Body found in search for missing Poet Gboyega Odubanjo
UK police have announced a grim discovery during their search for the missing British-Nigerian poet, Gboyega Odubanjo, who vanished during the Shambala music festival in Kelmarsh, Northamptonshire.
The 27-year-old poet, who had been scheduled to perform at the festival, was last seen in the early hours of Saturday morning.
Authorities launched an extensive search for Odubanjo after his disappearance, appealing to the public for any information that could aid in locating him.
Tragically, in the early hours of Thursday, August 31, the police announced that a body had been found during a specialised search of the area. While formal identification is pending, Odubanjo’s family from Bromley in south-east London has been notified and is receiving support.
Northamptonshire police have stated that there are no suspicious circumstances surrounding the death.
“A body has sadly been found during the search for a 27-year-old man reported missing in Kelmarsh,” the statement reads in part.
“Police officers made the discovery shortly before 9am on Thursday, August 31, in the course of a specialised search of the area.
“The man had been reported missing on Sunday, August 27, having last been seen at Shambala festival early the previous morning.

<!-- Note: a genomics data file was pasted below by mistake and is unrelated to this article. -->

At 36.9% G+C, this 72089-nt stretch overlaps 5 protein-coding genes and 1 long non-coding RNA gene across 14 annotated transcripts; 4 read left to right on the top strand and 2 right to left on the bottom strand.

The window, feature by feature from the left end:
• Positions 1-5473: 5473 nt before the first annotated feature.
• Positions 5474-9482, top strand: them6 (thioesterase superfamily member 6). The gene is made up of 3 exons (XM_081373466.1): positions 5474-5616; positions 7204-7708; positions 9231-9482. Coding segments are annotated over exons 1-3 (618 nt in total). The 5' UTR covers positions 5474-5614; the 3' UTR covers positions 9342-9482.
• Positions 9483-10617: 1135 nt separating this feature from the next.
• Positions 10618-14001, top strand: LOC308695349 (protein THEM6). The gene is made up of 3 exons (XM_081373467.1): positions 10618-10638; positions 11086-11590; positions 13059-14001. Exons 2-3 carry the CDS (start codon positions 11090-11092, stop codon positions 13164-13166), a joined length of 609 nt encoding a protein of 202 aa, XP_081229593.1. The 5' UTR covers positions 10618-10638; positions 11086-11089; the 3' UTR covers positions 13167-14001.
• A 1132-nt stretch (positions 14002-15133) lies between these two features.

“While formal identification has yet to take place, the man’s family has been informed and are being supported by specially trained officers.”
Detective Chief Inspector Johnny Campbell urged the public to respect the family’s privacy during this difficult time. He confirmed that a file would be prepared for the coroner as part of the ongoing investigation.
The search efforts for Odubanjo were comprehensive, involving various police units and volunteers. These included police search dogs, specialised police search advisors, neighbourhood and response officers, a police dive team, and members of Northamptonshire Search and Rescue, along with their trained search dogs.
Odubanjo is studying for a Ph.D. at the University of Hertfordshire. He is also known for his work as an editor for Bad Betty Press and the poetry magazine Bath Magg. His disappearance and the subsequent discovery of a body have cast a pall over the Shambala festival and left the poetry and literary community deeply saddened.